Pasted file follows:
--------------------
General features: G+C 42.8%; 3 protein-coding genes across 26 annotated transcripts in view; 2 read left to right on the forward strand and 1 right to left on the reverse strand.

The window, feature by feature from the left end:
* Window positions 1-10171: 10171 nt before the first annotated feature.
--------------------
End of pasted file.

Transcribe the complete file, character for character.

General features: G+C 42.8%; 3 protein-coding genes across 26 annotated transcripts in view; 2 read left to right on the forward strand and 1 right to left on the reverse strand.

The window, feature by feature from the left end:
* Window positions 1-10171: 10171 nt before the first annotated feature.